Inventory Visibility: As retailers look to combine their online presence with physical stores, the ability to collect and make visible data at key points in the supply chainis an enabler to improving the customer experience and optimize supply chain responsiveness. A pallet on a truck, can transmit product related information such as size, colour and including the temperature or humidity of the transported goods. Sensors can even be used to locate the whereabouts of products and staff to help calculate the time of arrival. Automated real time data ensures visibility of stock and avoids human errors.

Collaborative Supply Chain : With IoT manufacturers have the ability to share and access real-time data from all partners such as suppliers, logistics providers, and contractors on a single secure platform, and combine it with economic and climate trend data across the network. This allows for better decisions on realigning their sourcing and distribution channels. At the same time, the partners are able to utilize data to visualize their role and impact on the overall supply chain and make improvements designed to improve their competitiveness.

As the report says “Retailing is more than brick and mortar, click and mortar, online, or point and click”. Whether the purchase experience starts online or via a catalogue, the customer has several options as to how they want to move through the buyer’s journey. Many organisations have missed the mark by ignoring the age of digitisation as a mere ‘trend that will pass’. Digital transformation for retailers is about looking beyond marginal enhancements. They must rethink processes, creating a connected engagement enabled by application of technology. It is a combined focus on customer centricity, innovation and new value propositions, as well as streamlining processes, reducing costs and improving efficiencies across the entire supply chain. With new innovations changing the rules of competition, organisations need to rethink every aspect of their business – from sourcing and pricing strategies to inventory planning and customer experience management.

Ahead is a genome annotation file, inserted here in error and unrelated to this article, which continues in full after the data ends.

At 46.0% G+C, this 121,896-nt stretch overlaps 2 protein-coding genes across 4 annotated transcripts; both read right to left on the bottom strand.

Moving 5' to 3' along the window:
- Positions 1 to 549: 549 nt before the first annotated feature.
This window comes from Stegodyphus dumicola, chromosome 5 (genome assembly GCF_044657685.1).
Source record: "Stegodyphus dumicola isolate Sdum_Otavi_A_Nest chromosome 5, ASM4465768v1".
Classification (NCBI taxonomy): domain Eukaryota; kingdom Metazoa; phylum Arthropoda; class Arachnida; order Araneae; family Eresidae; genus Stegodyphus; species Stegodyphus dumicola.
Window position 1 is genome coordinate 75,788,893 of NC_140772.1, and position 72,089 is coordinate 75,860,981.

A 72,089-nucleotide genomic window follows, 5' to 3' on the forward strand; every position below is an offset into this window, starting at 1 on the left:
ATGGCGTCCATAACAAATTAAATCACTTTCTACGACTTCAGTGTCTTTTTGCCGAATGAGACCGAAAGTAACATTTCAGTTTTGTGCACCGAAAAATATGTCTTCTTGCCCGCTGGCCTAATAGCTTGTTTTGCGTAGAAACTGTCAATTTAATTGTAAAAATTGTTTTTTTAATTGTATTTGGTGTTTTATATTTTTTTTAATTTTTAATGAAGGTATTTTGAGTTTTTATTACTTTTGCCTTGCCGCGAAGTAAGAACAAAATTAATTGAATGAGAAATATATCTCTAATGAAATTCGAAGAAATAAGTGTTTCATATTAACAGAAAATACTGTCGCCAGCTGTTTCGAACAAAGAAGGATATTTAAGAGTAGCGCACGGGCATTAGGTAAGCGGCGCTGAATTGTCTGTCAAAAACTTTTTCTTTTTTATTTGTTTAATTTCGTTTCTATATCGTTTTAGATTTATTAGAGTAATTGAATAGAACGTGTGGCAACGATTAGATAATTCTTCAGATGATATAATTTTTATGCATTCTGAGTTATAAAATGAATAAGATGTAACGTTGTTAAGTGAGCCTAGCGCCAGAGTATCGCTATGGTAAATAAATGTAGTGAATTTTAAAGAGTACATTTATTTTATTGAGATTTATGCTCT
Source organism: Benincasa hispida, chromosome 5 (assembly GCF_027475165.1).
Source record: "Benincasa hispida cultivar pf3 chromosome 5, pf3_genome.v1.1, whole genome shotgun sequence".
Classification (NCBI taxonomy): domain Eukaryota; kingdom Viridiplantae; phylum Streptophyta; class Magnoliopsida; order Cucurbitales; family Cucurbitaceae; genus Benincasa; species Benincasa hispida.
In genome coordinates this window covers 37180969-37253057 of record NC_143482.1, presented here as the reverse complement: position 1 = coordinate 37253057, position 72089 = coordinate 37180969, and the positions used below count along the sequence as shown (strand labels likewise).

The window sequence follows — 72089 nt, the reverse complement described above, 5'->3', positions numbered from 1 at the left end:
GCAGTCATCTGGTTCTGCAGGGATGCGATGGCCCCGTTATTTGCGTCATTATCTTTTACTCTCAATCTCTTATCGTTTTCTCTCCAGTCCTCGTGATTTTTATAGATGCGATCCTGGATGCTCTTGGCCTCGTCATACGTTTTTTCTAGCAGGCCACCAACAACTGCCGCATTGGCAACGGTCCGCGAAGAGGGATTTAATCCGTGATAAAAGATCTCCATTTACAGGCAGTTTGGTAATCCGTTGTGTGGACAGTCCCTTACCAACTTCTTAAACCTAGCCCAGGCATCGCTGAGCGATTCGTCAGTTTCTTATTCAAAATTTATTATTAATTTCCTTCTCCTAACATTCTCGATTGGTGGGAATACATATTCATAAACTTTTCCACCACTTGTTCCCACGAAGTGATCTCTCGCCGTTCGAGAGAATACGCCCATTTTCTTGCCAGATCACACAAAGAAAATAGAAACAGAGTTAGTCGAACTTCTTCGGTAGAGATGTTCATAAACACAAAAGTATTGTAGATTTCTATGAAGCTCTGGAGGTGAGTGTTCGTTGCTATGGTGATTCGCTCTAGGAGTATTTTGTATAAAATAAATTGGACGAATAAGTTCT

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Please note that although the Deloitte report mentioned in the blog leans heavily towards the trends in the Retail industry, this blog predominantly focuses on the wholesale/Distribution industy.The suggestions and remarks in this blog are based on personal research and does not summarize the content of the Deloitte report. Please read the report for further information.